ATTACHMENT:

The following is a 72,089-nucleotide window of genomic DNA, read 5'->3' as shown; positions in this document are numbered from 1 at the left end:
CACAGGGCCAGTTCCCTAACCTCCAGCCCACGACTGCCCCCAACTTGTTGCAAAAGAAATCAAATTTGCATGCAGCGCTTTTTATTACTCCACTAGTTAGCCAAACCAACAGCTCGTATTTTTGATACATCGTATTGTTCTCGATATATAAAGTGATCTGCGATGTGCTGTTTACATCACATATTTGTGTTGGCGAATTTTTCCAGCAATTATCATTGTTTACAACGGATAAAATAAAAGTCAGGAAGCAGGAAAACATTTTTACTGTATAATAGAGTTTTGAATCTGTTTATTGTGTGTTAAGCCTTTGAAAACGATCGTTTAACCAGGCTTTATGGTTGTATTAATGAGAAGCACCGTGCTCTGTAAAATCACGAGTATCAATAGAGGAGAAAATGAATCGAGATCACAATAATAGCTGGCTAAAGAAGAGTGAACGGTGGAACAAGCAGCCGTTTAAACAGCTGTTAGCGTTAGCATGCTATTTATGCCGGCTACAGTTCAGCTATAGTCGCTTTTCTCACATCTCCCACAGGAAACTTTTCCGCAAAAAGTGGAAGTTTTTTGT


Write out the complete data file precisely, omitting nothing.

The following is a 72,089-nucleotide window of genomic DNA, read 5'->3' as shown; positions in this document are numbered from 1 at the left end:
CACAGGGCCAGTTCCCTAACCTCCAGCCCACGACTGCCCCCAACTTGTTGCAAAAGAAATCAAATTTGCATGCAGCGCTTTTTATTACTCCACTAGTTAGCCAAACCAACAGCTCGTATTTTTGATACATCGTATTGTTCTCGATATATAAAGTGATCTGCGATGTGCTGTTTACATCACATATTTGTGTTGGCGAATTTTTCCAGCAATTATCATTGTTTACAACGGATAAAATAAAAGTCAGGAAGCAGGAAAACATTTTTACTGTATAATAGAGTTTTGAATCTGTTTATTGTGTGTTAAGCCTTTGAAAACGATCGTTTAACCAGGCTTTATGGTTGTATTAATGAGAAGCACCGTGCTCTGTAAAATCACGAGTATCAATAGAGGAGAAAATGAATCGAGATCACAATAATAGCTGGCTAAAGAAGAGTGAACGGTGGAACAAGCAGCCGTTTAAACAGCTGTTAGCGTTAGCATGCTATTTATGCCGGCTACAGTTCAGCTATAGTCGCTTTTCTCACATCTCCCACAGGAAACTTTTCCGCAAAAAGTGGAAGTTTTTTGT